There is growing awareness among policymakers that, in order to break the so-called ‘low pay, no pay’ cycle, labour market programmes must do more than just encourage job entry. To help the unemployed achieve long-term self-sufficiency, they must also support them in work. For a long-time, the UK and the US have provided in-work payments to low-paid workers via Working Tax Credit and Earned Income Tax Credit, respectively. These are available on an ongoing basis, and are intended to sharpen work incentives by increasing the rewards to employment.
While ongoing in-work support is important for making work pay, it is often during the transition from welfare into work that individuals face the greatest difficulties, and the risk of employment exit is particularly high in the period immediately following employment entry. This suggests a possible role for temporary support that can help individuals complete the transition successfully and, with time, become established workers.
Experimental evidence on temporary earnings supplements
A number of interventions involving temporary earnings supplements have been robustly evaluated using randomised control trials. The Minnesota Family Investment Program, the New Hope Project, and the Canadian Self-Sufficiency Project (SSP) all found positive effects on employment, earnings, and income (Michalopoulos 2005). However, these effects faded once the earnings supplements ended. Later programmes combined temporary earnings supplements with employment-related services aimed at helping those eligible to find and retain jobs. In Canada, SSP Plus augmented SSP with employment services and found sustained effects (Robins et al. 2008). In Texas, the Employment Retention and Advancement (ERA) programme showed more mixed results, producing long-term earnings increases in earnings in Corpus Christi, but only short-lived increases in Fort Worth (Hendra et al. 2010). Like its Texan equivalent, UK ERA combined temporary earnings supplements with pre- and post-employment services. There was little evidence of sustained effects for lone parents, but for the long-term unemployed it resulted in positive and sustained employment and earnings impacts (Hendra et al. 2011).
Figure 1. The effect of the UK Employment Retention and Advancement programme on financial year earnings
What has happened to unemployment in the UK?
These positive findings for the UK are of particular interest given the increase in the numbers of long-term unemployed over the last five years. Figure 2 shows how the structure of unemployment has changed over the last five years (for those aged 16 to 64). The initial increase in unemployment (up to mid 2009) was accounted for by the growth in short spells, as more individuals joined the unemployment rolls. Since then, there has been an increase in longer-term unemployment. The solid line (right-hand axis) shows those unemployed for more than a year as a proportion of the total number unemployed. This has increased by more than ten percentage points since the first quarter of 2008. The very long-term unemployed (dashed line) now account for nearly one in five of all unemployed.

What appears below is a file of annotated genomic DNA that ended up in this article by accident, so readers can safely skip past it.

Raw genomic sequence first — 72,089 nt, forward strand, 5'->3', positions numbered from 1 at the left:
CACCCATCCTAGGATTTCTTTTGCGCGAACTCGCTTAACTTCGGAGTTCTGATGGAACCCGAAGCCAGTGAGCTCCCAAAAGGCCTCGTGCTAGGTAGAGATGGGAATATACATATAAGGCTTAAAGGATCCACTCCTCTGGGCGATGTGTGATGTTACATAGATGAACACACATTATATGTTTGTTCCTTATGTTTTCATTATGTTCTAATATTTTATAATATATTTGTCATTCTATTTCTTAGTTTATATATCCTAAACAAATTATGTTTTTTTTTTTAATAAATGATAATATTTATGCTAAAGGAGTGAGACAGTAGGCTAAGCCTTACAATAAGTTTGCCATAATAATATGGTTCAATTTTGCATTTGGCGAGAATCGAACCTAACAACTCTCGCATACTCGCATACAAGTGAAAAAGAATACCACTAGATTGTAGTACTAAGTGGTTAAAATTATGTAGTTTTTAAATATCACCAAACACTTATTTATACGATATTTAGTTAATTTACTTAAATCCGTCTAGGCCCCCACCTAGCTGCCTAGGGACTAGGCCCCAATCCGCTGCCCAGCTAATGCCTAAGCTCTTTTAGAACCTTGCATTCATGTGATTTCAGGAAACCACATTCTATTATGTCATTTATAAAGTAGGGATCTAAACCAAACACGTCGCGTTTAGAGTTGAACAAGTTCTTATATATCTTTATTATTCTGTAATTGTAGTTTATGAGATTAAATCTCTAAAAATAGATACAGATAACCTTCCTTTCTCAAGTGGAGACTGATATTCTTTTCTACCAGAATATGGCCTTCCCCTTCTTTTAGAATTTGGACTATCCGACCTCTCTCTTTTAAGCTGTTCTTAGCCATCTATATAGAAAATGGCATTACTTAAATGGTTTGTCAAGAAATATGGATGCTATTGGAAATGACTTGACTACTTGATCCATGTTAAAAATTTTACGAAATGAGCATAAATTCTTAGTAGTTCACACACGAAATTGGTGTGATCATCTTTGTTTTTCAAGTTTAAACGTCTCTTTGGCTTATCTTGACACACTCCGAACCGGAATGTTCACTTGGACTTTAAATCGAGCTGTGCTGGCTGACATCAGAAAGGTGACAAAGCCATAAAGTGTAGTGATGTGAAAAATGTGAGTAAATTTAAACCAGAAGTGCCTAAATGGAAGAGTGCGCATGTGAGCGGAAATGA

These trends are worrying. Were the headline unemployment rate driven primarily by more people having short spells, one might imagine that their brief experience of unemployment would cause little or no harm to their longer-term prospects. In reality, we can see that there is a growing core of long-term unemployed. The concern is that their prolonged worklessness may make it increasingly difficult for them to return to employment or, in some cases, to find their first job. There are numerous possible reasons for this – employers may discriminate, morale may decline, skills may become obsolete, and so on. Whatever the reason, the personal reality for those who remain unemployed for too long is that there is a danger of them losing their ability to find a good job, or perhaps any job.
Figure 2. The changing structure of unemployment in the UK
Understanding the overall impacts – employment entry or employment retention?
From this perspective, the demonstrated ability of the UK Employment Retention and Advancement programme to increase employment rates among the long-term unemployment is of clear interest. Furthermore, Hendra et al. (2011) provide a detailed analysis to show that it was a net benefit, both to individuals and the government. What these results cannot tell us directly is whether these employment impacts were due to increased rates of employment entry or to an increased tendency to remain in work. A very small number of existing studies distinguish between these two effects. Card and Hyslop (2005) attribute the overall effect of the Self-Sufficiency Project primarily to faster exits from welfare, with only one-quarter due to employment retention. In Texas, Dorsett et al. (2013) also find that employment-entry effects of ERA dominate in Corpus Christi, with retention effects fading over time (as already noted, there were no sustained impacts in Fort Worth).